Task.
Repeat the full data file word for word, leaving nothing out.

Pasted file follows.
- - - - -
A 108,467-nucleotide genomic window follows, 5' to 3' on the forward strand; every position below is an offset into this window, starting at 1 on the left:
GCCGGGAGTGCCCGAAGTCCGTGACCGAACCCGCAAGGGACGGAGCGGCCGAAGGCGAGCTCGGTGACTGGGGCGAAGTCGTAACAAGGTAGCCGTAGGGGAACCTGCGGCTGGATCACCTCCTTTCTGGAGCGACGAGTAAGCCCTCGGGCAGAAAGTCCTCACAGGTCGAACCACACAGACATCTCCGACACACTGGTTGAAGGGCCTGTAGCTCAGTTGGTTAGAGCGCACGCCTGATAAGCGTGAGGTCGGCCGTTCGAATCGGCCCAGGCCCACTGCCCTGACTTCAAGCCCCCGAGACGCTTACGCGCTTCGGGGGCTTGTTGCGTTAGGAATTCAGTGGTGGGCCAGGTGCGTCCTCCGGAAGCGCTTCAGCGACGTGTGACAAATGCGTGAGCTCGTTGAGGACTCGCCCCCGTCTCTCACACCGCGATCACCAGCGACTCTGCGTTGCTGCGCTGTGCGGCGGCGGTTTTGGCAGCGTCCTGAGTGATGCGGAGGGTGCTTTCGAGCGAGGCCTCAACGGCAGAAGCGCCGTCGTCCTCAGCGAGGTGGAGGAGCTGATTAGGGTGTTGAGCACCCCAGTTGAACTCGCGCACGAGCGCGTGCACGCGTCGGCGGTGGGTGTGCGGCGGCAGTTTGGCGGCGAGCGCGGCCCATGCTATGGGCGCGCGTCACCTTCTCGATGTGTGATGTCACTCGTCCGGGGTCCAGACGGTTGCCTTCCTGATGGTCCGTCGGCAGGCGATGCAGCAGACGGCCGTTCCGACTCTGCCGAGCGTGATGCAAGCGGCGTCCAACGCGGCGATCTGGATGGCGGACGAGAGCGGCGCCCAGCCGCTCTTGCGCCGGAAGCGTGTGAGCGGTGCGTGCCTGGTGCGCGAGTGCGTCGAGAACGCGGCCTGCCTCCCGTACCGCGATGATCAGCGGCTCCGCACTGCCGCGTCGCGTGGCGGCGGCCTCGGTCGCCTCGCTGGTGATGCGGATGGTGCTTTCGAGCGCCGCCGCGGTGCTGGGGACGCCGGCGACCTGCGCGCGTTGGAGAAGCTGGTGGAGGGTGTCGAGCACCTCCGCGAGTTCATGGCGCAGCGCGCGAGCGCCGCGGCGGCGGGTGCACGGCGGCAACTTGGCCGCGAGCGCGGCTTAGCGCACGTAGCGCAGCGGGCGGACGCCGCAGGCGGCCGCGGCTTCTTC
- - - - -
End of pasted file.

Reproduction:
A 108,467-nucleotide genomic window follows, 5' to 3' on the forward strand; every position below is an offset into this window, starting at 1 on the left:
GCCGGGAGTGCCCGAAGTCCGTGACCGAACCCGCAAGGGACGGAGCGGCCGAAGGCGAGCTCGGTGACTGGGGCGAAGTCGTAACAAGGTAGCCGTAGGGGAACCTGCGGCTGGATCACCTCCTTTCTGGAGCGACGAGTAAGCCCTCGGGCAGAAAGTCCTCACAGGTCGAACCACACAGACATCTCCGACACACTGGTTGAAGGGCCTGTAGCTCAGTTGGTTAGAGCGCACGCCTGATAAGCGTGAGGTCGGCCGTTCGAATCGGCCCAGGCCCACTGCCCTGACTTCAAGCCCCCGAGACGCTTACGCGCTTCGGGGGCTTGTTGCGTTAGGAATTCAGTGGTGGGCCAGGTGCGTCCTCCGGAAGCGCTTCAGCGACGTGTGACAAATGCGTGAGCTCGTTGAGGACTCGCCCCCGTCTCTCACACCGCGATCACCAGCGACTCTGCGTTGCTGCGCTGTGCGGCGGCGGTTTTGGCAGCGTCCTGAGTGATGCGGAGGGTGCTTTCGAGCGAGGCCTCAACGGCAGAAGCGCCGTCGTCCTCAGCGAGGTGGAGGAGCTGATTAGGGTGTTGAGCACCCCAGTTGAACTCGCGCACGAGCGCGTGCACGCGTCGGCGGTGGGTGTGCGGCGGCAGTTTGGCGGCGAGCGCGGCCCATGCTATGGGCGCGCGTCACCTTCTCGATGTGTGATGTCACTCGTCCGGGGTCCAGACGGTTGCCTTCCTGATGGTCCGTCGGCAGGCGATGCAGCAGACGGCCGTTCCGACTCTGCCGAGCGTGATGCAAGCGGCGTCCAACGCGGCGATCTGGATGGCGGACGAGAGCGGCGCCCAGCCGCTCTTGCGCCGGAAGCGTGTGAGCGGTGCGTGCCTGGTGCGCGAGTGCGTCGAGAACGCGGCCTGCCTCCCGTACCGCGATGATCAGCGGCTCCGCACTGCCGCGTCGCGTGGCGGCGGCCTCGGTCGCCTCGCTGGTGATGCGGATGGTGCTTTCGAGCGCCGCCGCGGTGCTGGGGACGCCGGCGACCTGCGCGCGTTGGAGAAGCTGGTGGAGGGTGTCGAGCACCTCCGCGAGTTCATGGCGCAGCGCGCGAGCGCCGCGGCGGCGGGTGCACGGCGGCAACTTGGCCGCGAGCGCGGCTTAGCGCACGTAGCGCAGCGGGCGGACGCCGCAGGCGGCCGCGGCTTCTTC